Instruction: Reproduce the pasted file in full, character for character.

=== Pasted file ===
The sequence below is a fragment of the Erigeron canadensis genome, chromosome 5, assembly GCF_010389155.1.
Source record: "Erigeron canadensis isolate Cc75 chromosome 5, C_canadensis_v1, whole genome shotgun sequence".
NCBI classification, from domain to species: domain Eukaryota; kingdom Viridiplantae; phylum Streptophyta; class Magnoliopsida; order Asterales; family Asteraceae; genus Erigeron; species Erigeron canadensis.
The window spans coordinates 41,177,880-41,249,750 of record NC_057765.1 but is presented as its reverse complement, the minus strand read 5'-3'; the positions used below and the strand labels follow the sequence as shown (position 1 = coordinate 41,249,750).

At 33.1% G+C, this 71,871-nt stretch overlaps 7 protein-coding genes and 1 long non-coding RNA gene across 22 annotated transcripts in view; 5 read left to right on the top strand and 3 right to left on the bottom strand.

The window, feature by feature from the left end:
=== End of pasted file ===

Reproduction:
The sequence below is a fragment of the Erigeron canadensis genome, chromosome 5, assembly GCF_010389155.1.
Source record: "Erigeron canadensis isolate Cc75 chromosome 5, C_canadensis_v1, whole genome shotgun sequence".
NCBI classification, from domain to species: domain Eukaryota; kingdom Viridiplantae; phylum Streptophyta; class Magnoliopsida; order Asterales; family Asteraceae; genus Erigeron; species Erigeron canadensis.
The window spans coordinates 41,177,880-41,249,750 of record NC_057765.1 but is presented as its reverse complement, the minus strand read 5'-3'; the positions used below and the strand labels follow the sequence as shown (position 1 = coordinate 41,249,750).

At 33.1% G+C, this 71,871-nt stretch overlaps 7 protein-coding genes and 1 long non-coding RNA gene across 22 annotated transcripts in view; 5 read left to right on the top strand and 3 right to left on the bottom strand.

The window, feature by feature from the left end: